I also adore The Boxy Jacket and the way I feel when I wear it. I feel like a bit of sculpture because of its silhouette! It’s super sleek and the fabric has a gorgeous sheen in the light.
Who are your biggest design influences?
Vintage Jil Sander! The collections, fabrics, cuts, details to editorials and retail spaces – I just admire everything she has done. And classic Celine, especially for the notion of women dressing for themselves, I love that and feel like it resonates with me personally and in my work. I would say I’m more inspired by art, interiors, architecture and street style generally as it gives me more of an overall mood to build ideas on. I love Aetelier Ae’s work and Brendahashtag’s style.
What would be your dream project?
My dream project would be to collaborate with Ivania Carpio, founder of Aetelier Ae, on a clothing line. She seems like such an interesting person and I just love her vision. How she finds beauty in everything, even the simplest things, really inspires me.
What does a normal studio day look like?
My studio days are never the same! It depends what’s going on at the time but one thing that’s always consistent is that we sit down for lunch. It’s too easy to forget to eat and end up not looking after yourself so we make a point of it. If I’m busy with orders I will be glued to my sewing machine and managing production in the studio with my freelancers. If I have some down time (rare!) we work on developing new styles and building up stock. Other days are focused on product styling and making content for socials. It never stops really – there’s always something needing done!
How do you begin creating a collection and how does that become the final piece?
My process changes with every collection depending on what the starting point is. It can be a concept, moodboard, exhibition, a piece of art or a garment I like the shape of. It’s always changing! I’m always collecting imagery and ideas so that when I start something new I’ve thought about it a lot already. Usually I start with the fabric and build from there because it’s important to me to find solid suppliers first before developing products. Other times I will have a silhouette in my mind that I will create on the stand and develop the collection from there. I have to consider the commerciality of everything so that’s usually in my mind when I start designing. I start with making rough prototypes, draping on the stand and then move to pattern cutting more final shapes and fitting them on a person to see how the idea is translating and how it moves. Once finalised I make a ‘final sample’ which is sewn up in the actual fabric with all the details and finished to industry standard. It goes through quality control including wash and wear tests to ensure there is comfort, quality and longevity in every piece!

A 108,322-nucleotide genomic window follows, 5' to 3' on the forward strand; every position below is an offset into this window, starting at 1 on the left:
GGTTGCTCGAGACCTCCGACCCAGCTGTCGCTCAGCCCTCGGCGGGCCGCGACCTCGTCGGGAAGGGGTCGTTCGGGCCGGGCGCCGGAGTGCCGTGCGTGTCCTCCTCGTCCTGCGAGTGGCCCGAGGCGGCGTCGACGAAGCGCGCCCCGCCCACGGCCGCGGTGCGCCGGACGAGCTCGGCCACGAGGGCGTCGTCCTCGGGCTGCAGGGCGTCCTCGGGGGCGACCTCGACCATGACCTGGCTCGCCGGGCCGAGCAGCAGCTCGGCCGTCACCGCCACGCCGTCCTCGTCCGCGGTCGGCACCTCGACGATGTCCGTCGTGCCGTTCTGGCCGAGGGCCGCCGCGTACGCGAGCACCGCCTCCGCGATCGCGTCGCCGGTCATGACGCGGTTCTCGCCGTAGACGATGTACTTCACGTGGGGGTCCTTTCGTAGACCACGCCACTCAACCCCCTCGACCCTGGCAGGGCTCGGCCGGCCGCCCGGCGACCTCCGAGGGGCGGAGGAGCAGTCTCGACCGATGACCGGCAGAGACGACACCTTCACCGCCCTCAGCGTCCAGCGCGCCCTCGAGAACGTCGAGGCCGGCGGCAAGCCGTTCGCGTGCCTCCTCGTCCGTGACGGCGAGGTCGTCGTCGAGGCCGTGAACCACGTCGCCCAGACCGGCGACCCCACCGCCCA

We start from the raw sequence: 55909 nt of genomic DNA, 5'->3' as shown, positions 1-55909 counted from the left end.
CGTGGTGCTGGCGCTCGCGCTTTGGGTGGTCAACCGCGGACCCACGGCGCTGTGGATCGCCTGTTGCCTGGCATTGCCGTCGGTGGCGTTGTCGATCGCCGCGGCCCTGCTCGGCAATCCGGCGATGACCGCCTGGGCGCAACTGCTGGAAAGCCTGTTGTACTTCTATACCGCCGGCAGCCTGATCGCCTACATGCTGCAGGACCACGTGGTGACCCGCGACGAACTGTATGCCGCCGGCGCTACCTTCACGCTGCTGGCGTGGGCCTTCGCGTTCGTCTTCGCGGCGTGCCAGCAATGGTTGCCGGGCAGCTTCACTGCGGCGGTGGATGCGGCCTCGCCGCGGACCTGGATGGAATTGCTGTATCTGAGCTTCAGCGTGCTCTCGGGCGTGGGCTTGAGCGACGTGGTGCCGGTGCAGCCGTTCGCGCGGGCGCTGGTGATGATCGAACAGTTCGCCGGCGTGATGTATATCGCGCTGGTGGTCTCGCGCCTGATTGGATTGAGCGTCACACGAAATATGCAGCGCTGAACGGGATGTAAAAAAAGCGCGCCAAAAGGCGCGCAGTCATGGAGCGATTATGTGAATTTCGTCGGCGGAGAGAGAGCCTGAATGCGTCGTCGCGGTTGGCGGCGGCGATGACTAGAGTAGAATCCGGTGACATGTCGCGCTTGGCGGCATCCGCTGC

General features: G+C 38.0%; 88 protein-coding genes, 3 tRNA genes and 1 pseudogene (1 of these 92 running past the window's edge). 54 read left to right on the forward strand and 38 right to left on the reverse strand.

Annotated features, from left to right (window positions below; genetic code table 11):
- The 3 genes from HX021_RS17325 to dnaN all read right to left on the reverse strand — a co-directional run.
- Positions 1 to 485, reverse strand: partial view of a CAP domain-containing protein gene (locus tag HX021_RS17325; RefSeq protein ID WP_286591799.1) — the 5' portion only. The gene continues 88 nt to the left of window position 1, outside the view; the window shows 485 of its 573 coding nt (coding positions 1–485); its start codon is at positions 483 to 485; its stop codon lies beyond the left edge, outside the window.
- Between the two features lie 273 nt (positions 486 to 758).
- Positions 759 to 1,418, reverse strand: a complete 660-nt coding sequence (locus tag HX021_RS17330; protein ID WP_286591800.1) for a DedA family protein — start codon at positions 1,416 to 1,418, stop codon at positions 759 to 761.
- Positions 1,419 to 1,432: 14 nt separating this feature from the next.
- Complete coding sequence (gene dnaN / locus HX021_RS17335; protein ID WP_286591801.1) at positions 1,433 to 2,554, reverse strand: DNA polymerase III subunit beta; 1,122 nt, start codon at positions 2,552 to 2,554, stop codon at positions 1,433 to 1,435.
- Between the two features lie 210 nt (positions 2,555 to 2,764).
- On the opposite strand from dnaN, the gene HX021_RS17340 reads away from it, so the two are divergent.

Thanks for chatting with me, Hayley! Discover Hayley’s shop with minimal clothes and accessories.
If you would like to find out more about other artists I have interviewed, be sure to check out the tactile art work by Swedish artist Anette Hallbäck and ceramic artist Viv Lee.